In Japan, there are many small and medium-sized enterprises with good technology, good people, and good ideas. These firms, however, lack the capital to succeed. Sony did it 50 years ago, the question is who will be next in Japan?

Foreign Direct Investment, although growing, is still low in this country. In 2000, for example, Japan's stock of FDI was only 1.1% of GDP compared to 12.5% in the US or 29.0% in the UK.

Foreign Direct Investment has increased and continues to increase US competitiveness. Imagine how capital, technology, and management know-how that accompanies foreign investment could help restructure Japan's economy.

Over the last decade regulatory and legal reforms improved Japan's investment environment. Japan can adopt additional measures to attract foreign investment and can aggressively advertise that it welcomes FDI, just as my home State of Tennessee does so successfully in the years past, including investment from Japan.

Japan can create opportunities for investment, both domestic and foreign, and help itself move to higher rates of sustainable economic growth through regulatory and structural reform.

Japan continues to deregulate and restructure its economy, but the pace on average has been slow. The US experience has shown that deregulation can increase growth rates and Japan has the potential to move beyond its recent 1% economic growth rate.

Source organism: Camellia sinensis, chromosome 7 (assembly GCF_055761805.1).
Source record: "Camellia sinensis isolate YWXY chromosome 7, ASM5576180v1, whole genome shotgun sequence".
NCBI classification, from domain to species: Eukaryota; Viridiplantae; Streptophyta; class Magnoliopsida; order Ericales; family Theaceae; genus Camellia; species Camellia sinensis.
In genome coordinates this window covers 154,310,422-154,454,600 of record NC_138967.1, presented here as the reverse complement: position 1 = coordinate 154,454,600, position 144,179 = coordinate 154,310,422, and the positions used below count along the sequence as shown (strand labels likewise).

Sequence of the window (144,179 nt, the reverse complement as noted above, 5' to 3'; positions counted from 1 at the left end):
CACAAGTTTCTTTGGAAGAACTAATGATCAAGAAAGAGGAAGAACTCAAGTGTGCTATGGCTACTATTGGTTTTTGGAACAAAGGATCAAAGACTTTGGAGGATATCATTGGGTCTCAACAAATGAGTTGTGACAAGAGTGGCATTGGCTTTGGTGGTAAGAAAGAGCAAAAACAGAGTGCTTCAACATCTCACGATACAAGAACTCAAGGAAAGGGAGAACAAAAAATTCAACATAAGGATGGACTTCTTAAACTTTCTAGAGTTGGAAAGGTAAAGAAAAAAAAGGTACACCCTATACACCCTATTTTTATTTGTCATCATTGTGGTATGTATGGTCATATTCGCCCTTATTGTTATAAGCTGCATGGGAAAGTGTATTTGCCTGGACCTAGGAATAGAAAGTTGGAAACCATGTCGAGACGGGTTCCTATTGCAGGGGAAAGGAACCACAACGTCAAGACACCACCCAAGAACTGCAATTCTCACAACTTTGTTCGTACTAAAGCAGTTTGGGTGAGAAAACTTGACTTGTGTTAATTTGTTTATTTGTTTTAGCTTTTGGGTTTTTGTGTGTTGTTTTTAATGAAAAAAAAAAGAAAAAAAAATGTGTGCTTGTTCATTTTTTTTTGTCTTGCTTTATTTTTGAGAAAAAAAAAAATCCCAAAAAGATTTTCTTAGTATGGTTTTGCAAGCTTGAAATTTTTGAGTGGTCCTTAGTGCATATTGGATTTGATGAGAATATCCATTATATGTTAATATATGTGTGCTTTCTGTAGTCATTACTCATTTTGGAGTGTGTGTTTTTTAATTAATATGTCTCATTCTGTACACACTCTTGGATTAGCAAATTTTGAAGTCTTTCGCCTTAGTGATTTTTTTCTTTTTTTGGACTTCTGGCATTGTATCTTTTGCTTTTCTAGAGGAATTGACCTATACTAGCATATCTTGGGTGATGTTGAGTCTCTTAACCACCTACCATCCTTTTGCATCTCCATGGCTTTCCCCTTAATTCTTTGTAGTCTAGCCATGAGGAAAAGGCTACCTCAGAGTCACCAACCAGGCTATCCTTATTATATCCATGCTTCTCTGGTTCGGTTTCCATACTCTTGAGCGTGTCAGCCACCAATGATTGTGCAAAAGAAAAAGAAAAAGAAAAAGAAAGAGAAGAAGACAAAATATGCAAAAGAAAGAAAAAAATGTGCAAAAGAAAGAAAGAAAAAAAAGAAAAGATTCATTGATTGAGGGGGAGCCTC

Where Japan has deregulated and increased market flexibility, you have success stories. Reform of the retail sector encouraged new stores that offer Japanese customers a wider product selection at lower prices. Japanese companies and consumers have benefited from reform in the telecommunications sector. Cellular phone penetration rates are some of the highest in the world, and costs are extremely competitive for cell phones, the Internet and DSL.

Japan, however, has only seen the tip of this iceberg. Some other benefits of deregulation could include:
-- Lower energy prices, as well as greater consumer choice and increased energy efficiency and many others.
-- Better transportation and distribution service networks that can reduce costs and make Japan open for business 24 hours a day.

International comparisons show that economies that are more open and transparent have lower business transaction costs. There is a link between America's competitiveness and our transparent and relatively regulatory-free system. The welcoming environment for FDI in the United States also makes America the number one destination for international business. The U.S. experience has shown that deregulation and structural reform spur economic growth, promote job creation, improve consumer choice, and reduce consumer prices.

Japan can reap these benefits as well by implementing the Prime Minister's regulatory reform agenda.

Conclusion Friends, as I mentioned earlier, Japan is at the Gates of Reform. The Koizumi Administration appears to have a choice. I believe its actions will make Japan the preferred investment locale in Asia.

I have great faith that the Prime Minister's reform program will address Japan's economic difficulties. These steps will help our two nations form an even stronger basis for our relationship; the most important bilateral relationship in the world. President Bush and Prime Minister Koizumi have a long personal relationship that, in my opinion, adds value to U.S.-Japan policy discussions.

Their relationship also adds weight to the Prime Minister's reform efforts, because the United States believes Japan knows how to best proceed with its reforms, and once Japan decides what to do, the President and America will stand behind our ally and good friend.